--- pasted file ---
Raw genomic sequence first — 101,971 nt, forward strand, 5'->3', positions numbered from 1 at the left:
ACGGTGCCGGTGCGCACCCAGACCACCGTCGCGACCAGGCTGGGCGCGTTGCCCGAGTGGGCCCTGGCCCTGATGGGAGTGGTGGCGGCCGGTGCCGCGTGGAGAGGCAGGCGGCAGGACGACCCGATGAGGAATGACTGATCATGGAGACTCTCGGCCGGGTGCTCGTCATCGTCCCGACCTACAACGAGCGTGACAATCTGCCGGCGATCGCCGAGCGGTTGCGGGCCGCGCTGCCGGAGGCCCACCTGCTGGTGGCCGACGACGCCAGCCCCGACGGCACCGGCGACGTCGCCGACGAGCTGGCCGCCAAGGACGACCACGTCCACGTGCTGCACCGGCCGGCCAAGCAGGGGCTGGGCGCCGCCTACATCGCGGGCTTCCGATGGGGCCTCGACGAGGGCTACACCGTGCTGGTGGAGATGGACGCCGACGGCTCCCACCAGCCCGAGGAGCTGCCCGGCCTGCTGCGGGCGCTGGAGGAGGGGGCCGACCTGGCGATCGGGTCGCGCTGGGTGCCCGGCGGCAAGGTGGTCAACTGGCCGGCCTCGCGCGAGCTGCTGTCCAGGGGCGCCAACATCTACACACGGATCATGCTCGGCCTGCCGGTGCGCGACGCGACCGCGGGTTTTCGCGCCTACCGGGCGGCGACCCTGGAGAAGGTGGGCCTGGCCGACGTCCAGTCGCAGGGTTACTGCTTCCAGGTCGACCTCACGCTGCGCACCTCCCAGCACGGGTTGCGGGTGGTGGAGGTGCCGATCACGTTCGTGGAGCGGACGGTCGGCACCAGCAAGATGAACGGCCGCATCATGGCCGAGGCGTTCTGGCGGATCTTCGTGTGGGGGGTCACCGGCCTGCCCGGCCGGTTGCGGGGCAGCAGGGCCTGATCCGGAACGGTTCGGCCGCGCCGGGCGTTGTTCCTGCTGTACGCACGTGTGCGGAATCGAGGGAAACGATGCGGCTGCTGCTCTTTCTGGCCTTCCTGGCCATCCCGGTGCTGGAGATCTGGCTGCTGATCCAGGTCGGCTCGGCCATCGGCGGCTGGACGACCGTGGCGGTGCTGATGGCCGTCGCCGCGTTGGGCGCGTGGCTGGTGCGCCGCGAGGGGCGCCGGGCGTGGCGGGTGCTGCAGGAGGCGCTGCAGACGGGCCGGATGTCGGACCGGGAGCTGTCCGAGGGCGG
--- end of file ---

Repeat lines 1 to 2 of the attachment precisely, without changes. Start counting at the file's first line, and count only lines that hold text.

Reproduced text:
Raw genomic sequence first — 101,971 nt, forward strand, 5'->3', positions numbered from 1 at the left:
ACGGTGCCGGTGCGCACCCAGACCACCGTCGCGACCAGGCTGGGCGCGTTGCCCGAGTGGGCCCTGGCCCTGATGGGAGTGGTGGCGGCCGGTGCCGCGTGGAGAGGCAGGCGGCAGGACGACCCGATGAGGAATGACTGATCATGGAGACTCTCGGCCGGGTGCTCGTCATCGTCCCGACCTACAACGAGCGTGACAATCTGCCGGCGATCGCCGAGCGGTTGCGGGCCGCGCTGCCGGAGGCCCACCTGCTGGTGGCCGACGACGCCAGCCCCGACGGCACCGGCGACGTCGCCGACGAGCTGGCCGCCAAGGACGACCACGTCCACGTGCTGCACCGGCCGGCCAAGCAGGGGCTGGGCGCCGCCTACATCGCGGGCTTCCGATGGGGCCTCGACGAGGGCTACACCGTGCTGGTGGAGATGGACGCCGACGGCTCCCACCAGCCCGAGGAGCTGCCCGGCCTGCTGCGGGCGCTGGAGGAGGGGGCCGACCTGGCGATCGGGTCGCGCTGGGTGCCCGGCGGCAAGGTGGTCAACTGGCCGGCCTCGCGCGAGCTGCTGTCCAGGGGCGCCAACATCTACACACGGATCATGCTCGGCCTGCCGGTGCGCGACGCGACCGCGGGTTTTCGCGCCTACCGGGCGGCGACCCTGGAGAAGGTGGGCCTGGCCGACGTCCAGTCGCAGGGTTACTGCTTCCAGGTCGACCTCACGCTGCGCACCTCCCAGCACGGGTTGCGGGTGGTGGAGGTGCCGATCACGTTCGTGGAGCGGACGGTCGGCACCAGCAAGATGAACGGCCGCATCATGGCCGAGGCGTTCTGGCGGATCTTCGTGTGGGGGGTCACCGGCCTGCCCGGCCGGTTGCGGGGCAGCAGGGCCTGATCCGGAACGGTTCGGCCGCGCCGGGCGTTGTTCCTGCTGTACGCACGTGTGCGGAATCGAGGGAAACGATGCGGCTGCTGCTCTTTCTGGCCTTCCTGGCCATCCCGGTGCTGGAGATCTGGCTGCTGATCCAGGTCGGCTCGGCCATCGGCGGCTGGACGACCGTGGCGGTGCTGATGGCCGTCGCCGCGTTGGGCGCGTGGCTGGTGCGCCGCGAGGGGCGCCGGGCGTGGCGGGTGCTGCAGGAGGCGCTGCAGACGGGCCGGATGTCGGACCGGGAGCTGTCCGAGGGCGG